Calif. Mineworkers Locked Out After Contract Rejection

Emily Udell

Locked-out workers hold signs as buses carry replacement workers from the Rio Tinto Borax mine at the end of their shifts on February 2, two days after mine owners locked out about 540 employees in Boron, Calif.

A southern California town is on edge after a mining company locked out more than 500 employees and hired replacement workers at the world’s second largest borate mine after their union refused to sign a contract.

The Bakersfield Californian reported that the 560 workers at the Rio Tinto mine were confronted by county deputies in riot gear when they arrived for work at 7 a.m. Sunday. They were given their final paychecks, which included accrued vacation hours.

Three busloads of replacement workers swept into the mine — purportedly transported by bus to protect their safety.

At stake? As part of contract negotiations with the International Longshore and Warehouse Union Local 30, the giant London-based Rio Tinto mining company wanted to hire more nonunion employees and alter the seniority system so as to promote employees based on performance instead of years of service.

Craig Merrilees, a union spokesman, says all members of the union voted over the weekend to reject the contract, though it did include a 2-percent wage increase, 80-percent healthcare coverage and a $4,000 bonus. He told the Los Angeles Times:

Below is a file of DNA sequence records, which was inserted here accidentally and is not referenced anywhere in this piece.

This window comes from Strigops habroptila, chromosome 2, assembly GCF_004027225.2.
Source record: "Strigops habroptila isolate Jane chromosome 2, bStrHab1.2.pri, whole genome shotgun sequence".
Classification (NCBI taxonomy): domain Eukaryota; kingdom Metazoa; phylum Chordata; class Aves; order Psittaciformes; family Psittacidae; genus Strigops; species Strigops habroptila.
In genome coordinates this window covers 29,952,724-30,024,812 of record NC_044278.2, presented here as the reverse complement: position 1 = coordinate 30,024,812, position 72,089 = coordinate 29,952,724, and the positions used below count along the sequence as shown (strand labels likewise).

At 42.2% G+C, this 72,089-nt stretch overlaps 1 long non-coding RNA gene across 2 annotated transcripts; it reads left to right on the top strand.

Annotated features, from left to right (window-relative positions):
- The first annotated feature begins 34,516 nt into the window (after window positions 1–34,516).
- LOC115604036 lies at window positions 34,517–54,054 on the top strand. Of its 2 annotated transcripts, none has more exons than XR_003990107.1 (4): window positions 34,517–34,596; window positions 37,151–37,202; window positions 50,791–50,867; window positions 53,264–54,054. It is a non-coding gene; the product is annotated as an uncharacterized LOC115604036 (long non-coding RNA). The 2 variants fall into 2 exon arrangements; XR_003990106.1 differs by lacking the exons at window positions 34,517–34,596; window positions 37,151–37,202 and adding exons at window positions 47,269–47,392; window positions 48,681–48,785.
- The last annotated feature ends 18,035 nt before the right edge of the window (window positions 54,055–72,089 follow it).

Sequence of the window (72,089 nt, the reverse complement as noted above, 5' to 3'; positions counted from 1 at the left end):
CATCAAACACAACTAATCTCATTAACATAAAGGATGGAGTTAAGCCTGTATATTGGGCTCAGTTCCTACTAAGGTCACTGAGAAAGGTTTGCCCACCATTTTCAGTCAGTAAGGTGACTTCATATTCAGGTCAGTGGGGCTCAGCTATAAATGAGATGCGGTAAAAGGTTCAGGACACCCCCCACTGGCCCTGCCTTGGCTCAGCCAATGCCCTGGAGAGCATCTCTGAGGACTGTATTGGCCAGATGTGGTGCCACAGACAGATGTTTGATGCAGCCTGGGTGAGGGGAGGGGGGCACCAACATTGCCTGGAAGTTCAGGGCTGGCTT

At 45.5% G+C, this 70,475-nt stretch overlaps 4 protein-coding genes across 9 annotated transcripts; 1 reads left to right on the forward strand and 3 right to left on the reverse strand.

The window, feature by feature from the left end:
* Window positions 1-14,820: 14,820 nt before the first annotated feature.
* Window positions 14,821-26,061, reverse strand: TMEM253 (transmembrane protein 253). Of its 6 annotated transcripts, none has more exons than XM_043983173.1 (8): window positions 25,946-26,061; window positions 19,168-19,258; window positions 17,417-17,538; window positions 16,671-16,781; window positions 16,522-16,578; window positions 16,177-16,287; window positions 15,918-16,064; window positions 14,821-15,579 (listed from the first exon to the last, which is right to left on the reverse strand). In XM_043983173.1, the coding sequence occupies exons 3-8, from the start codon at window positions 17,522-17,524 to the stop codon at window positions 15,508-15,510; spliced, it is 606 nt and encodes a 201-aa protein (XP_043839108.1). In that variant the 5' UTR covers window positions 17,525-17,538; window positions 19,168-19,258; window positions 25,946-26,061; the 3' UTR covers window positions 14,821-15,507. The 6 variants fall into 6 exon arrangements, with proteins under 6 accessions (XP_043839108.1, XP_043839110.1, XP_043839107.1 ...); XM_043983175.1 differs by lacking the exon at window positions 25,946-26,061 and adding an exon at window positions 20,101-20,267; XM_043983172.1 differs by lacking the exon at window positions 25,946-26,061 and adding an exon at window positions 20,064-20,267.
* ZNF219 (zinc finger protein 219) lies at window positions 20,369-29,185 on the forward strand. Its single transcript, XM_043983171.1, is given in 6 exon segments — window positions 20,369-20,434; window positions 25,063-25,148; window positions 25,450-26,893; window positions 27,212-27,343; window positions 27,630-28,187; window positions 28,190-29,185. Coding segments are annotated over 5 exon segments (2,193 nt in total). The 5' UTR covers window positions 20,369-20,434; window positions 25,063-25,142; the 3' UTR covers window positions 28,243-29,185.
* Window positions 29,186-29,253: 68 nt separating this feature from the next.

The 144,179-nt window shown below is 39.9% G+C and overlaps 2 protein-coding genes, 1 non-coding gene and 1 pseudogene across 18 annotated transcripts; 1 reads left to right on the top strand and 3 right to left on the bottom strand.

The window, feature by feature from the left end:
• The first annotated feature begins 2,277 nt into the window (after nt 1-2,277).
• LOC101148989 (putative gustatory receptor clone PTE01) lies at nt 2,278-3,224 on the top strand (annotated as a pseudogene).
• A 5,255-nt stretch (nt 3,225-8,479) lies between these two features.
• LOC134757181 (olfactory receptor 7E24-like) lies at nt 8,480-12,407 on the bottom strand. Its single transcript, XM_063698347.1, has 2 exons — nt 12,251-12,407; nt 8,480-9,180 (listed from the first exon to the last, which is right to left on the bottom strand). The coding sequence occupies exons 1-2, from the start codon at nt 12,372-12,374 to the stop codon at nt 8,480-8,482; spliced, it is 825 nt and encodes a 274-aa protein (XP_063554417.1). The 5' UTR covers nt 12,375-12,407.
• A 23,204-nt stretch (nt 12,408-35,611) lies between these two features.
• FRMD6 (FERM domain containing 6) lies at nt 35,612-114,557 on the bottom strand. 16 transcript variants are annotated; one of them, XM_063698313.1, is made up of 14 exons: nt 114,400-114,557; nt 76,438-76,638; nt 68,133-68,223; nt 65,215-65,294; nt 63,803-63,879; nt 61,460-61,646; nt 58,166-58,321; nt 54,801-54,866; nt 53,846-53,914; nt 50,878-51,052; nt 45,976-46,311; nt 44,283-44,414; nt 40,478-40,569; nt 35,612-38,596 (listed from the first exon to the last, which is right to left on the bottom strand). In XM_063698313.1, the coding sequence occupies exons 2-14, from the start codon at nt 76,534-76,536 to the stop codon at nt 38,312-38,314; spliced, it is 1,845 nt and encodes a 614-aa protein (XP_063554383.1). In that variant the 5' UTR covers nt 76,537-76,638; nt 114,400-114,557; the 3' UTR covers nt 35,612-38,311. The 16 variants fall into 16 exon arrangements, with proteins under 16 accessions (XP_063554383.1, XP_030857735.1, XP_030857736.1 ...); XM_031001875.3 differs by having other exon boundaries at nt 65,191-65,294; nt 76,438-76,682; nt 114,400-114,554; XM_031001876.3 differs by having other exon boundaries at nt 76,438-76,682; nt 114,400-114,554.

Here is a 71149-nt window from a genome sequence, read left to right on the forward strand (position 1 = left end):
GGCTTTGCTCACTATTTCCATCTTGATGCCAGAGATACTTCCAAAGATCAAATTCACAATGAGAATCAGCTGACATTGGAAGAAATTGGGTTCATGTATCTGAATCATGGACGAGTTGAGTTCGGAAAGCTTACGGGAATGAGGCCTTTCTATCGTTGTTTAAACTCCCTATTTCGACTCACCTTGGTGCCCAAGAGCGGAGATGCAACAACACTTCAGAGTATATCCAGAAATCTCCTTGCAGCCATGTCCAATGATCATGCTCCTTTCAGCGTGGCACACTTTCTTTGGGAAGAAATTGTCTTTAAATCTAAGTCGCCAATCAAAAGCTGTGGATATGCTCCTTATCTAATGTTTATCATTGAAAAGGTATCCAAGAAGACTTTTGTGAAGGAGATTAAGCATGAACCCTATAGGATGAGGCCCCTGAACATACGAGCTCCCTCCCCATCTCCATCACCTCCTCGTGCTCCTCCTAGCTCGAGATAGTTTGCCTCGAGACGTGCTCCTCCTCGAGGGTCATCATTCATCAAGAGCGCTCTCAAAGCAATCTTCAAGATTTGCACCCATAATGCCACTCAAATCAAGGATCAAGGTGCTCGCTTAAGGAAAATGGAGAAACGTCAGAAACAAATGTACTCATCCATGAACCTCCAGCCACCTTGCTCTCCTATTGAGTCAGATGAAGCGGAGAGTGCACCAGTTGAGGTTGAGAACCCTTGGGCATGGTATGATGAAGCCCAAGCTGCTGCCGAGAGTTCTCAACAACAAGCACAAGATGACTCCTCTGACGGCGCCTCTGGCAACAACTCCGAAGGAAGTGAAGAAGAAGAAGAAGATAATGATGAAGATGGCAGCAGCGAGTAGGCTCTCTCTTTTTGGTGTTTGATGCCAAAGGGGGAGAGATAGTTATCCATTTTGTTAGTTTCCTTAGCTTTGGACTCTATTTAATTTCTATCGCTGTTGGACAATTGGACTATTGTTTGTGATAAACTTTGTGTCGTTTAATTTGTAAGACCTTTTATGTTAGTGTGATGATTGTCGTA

The contract would allow the right to discriminate and practice cronyism when it comes to deciding who gets a raise, who gets overtime and who gets training opportunities.

Many of the 2,000 residents of the town of Boron, about 120 miles northeast of Los Angeles, work at the mine. An ongoing conflict could be devastating to the community, which grew up around the mine. The site is California’s largest open-pit mine.

The mine’s general manager Dean Gehring told the Times:

It’s obviously a drastic measure and I am well aware of the fact that this has very real consequences to our employees. It’s not a bully tactic, but it’s our only real alternative.

The company attributed the changes to losing a 25-percent share of the global borax market and the need to stay competitive. Borax is a compound that is found in a variety of products, including detergents and cosmetics, buffer solutions in biochemistry, fire retardants and fiberglass.

Rio Tinto said the lockout means it has ended negotiations and the Bakersfield paper reported that the number of replacement workers would be ramped up in coming weeks. Merrilees said:

It’s not just about Rio Tinto but all the companies doing this to people across the country. In this little town, people are drawing the line.

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Emily Udell is a writer for Angie’s List Magazine in Indianapolis. In 2009, she finished a stint drinking bourbon and covering breaking news for The Courier-Journal in Louisville, Ky. Her eclectic media career also includes time at the Associated Press, Punk Planet (R.I.P.), The Daily Southtown in southwest Chicago, and Radio Prague in the Czech Republic. She co-hosted and co-produced In These Times’ radio show Fire on the Prairie” from 2003 to 2006.
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